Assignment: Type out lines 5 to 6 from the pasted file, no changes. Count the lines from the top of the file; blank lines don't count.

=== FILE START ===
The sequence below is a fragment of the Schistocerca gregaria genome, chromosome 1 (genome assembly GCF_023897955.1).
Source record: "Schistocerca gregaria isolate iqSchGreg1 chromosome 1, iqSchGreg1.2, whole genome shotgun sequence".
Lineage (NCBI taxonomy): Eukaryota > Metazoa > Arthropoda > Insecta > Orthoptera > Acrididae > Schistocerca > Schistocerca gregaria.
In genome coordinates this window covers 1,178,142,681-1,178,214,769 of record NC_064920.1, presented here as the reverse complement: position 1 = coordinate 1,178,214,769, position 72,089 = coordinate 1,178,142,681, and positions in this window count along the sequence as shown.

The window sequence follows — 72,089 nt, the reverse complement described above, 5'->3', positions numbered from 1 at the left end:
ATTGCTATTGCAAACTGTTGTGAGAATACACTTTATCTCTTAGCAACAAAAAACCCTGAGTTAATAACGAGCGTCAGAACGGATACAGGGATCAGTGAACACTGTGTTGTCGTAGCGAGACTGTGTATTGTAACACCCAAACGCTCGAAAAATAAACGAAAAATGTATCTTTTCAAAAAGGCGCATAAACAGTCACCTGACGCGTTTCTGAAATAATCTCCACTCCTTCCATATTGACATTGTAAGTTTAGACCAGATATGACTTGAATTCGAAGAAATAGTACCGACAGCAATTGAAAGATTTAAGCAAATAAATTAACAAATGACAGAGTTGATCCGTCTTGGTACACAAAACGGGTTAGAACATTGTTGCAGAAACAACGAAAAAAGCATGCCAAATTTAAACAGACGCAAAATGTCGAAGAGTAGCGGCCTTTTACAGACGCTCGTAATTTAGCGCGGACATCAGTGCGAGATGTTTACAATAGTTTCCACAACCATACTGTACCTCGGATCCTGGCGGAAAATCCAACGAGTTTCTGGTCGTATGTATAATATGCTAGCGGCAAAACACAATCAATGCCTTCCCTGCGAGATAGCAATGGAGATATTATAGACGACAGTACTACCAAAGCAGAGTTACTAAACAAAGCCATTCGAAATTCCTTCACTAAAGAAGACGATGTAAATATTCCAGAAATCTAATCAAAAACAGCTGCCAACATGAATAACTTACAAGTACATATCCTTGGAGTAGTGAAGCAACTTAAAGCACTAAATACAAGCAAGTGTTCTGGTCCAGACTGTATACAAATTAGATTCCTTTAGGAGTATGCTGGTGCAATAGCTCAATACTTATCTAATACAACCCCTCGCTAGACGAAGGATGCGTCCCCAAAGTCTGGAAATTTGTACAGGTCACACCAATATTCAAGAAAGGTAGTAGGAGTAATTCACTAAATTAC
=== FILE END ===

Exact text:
The window sequence follows — 72,089 nt, the reverse complement described above, 5'->3', positions numbered from 1 at the left end:
ATTGCTATTGCAAACTGTTGTGAGAATACACTTTATCTCTTAGCAACAAAAAACCCTGAGTTAATAACGAGCGTCAGAACGGATACAGGGATCAGTGAACACTGTGTTGTCGTAGCGAGACTGTGTATTGTAACACCCAAACGCTCGAAAAATAAACGAAAAATGTATCTTTTCAAAAAGGCGCATAAACAGTCACCTGACGCGTTTCTGAAATAATCTCCACTCCTTCCATATTGACATTGTAAGTTTAGACCAGATATGACTTGAATTCGAAGAAATAGTACCGACAGCAATTGAAAGATTTAAGCAAATAAATTAACAAATGACAGAGTTGATCCGTCTTGGTACACAAAACGGGTTAGAACATTGTTGCAGAAACAACGAAAAAAGCATGCCAAATTTAAACAGACGCAAAATGTCGAAGAGTAGCGGCCTTTTACAGACGCTCGTAATTTAGCGCGGACATCAGTGCGAGATGTTTACAATAGTTTCCACAACCATACTGTACCTCGGATCCTGGCGGAAAATCCAACGAGTTTCTGGTCGTATGTATAATATGCTAGCGGCAAAACACAATCAATGCCTTCCCTGCGAGATAGCAATGGAGATATTATAGACGACAGTACTACCAAAGCAGAGTTACTAAACAAAGCCATTCGAAATTCCTTCACTAAAGAAGACGATGTAAATATTCCAGAAATCTAATCAAAAACAGCTGCCAACATGAATAACTTACAAGTACATATCCTTGGAGTAGTGAAGCAACTTAAAGCACTAAATACAAGCAAGTGTTCTGGTCCAGACTGTATACAAATTAGATTCCTTTAGGAGTATGCTGGTGCAATAGCTCAATACTTATCTAATACAACCCCTCGCTAGACGAAGGATGCGTCCCCAAAGTCTGGAAATTTGTACAGGTCACACCAATATTCAAGAAAGGTAGTAGGAGTAATTCACTAAATTAC